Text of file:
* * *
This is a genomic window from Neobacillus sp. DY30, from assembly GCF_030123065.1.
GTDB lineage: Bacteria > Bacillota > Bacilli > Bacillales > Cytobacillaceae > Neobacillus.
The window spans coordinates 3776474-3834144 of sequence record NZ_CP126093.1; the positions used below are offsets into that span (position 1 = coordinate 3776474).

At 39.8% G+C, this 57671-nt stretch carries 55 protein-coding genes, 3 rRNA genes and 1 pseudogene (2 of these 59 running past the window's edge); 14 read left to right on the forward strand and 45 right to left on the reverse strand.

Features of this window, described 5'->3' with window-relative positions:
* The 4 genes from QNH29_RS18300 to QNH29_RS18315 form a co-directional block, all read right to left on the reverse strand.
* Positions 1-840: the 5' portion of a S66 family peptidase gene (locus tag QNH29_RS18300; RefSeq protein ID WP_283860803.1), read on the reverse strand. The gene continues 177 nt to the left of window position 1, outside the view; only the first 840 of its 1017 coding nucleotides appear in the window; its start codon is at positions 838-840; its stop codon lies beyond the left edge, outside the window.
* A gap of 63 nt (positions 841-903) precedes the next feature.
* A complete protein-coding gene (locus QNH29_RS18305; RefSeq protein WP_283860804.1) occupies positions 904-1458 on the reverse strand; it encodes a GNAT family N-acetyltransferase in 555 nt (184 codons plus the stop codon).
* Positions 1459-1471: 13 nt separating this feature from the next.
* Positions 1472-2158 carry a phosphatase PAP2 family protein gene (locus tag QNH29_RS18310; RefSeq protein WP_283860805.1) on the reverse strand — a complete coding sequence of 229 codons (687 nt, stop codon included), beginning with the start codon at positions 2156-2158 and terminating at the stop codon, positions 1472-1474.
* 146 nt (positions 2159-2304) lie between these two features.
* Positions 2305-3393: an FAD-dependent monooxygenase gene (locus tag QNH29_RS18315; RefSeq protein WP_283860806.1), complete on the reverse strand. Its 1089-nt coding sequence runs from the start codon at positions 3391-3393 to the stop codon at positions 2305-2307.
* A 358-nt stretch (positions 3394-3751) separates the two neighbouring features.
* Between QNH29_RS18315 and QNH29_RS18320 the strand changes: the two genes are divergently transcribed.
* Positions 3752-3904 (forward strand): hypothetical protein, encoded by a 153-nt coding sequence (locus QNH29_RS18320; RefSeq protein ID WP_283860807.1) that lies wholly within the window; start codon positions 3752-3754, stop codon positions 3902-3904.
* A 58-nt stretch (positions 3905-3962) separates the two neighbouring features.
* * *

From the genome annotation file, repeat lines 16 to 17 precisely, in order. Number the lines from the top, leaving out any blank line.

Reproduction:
* Positions 3752-3904 (forward strand): hypothetical protein, encoded by a 153-nt coding sequence (locus QNH29_RS18320; RefSeq protein ID WP_283860807.1) that lies wholly within the window; start codon positions 3752-3754, stop codon positions 3902-3904.
* A 58-nt stretch (positions 3905-3962) separates the two neighbouring features.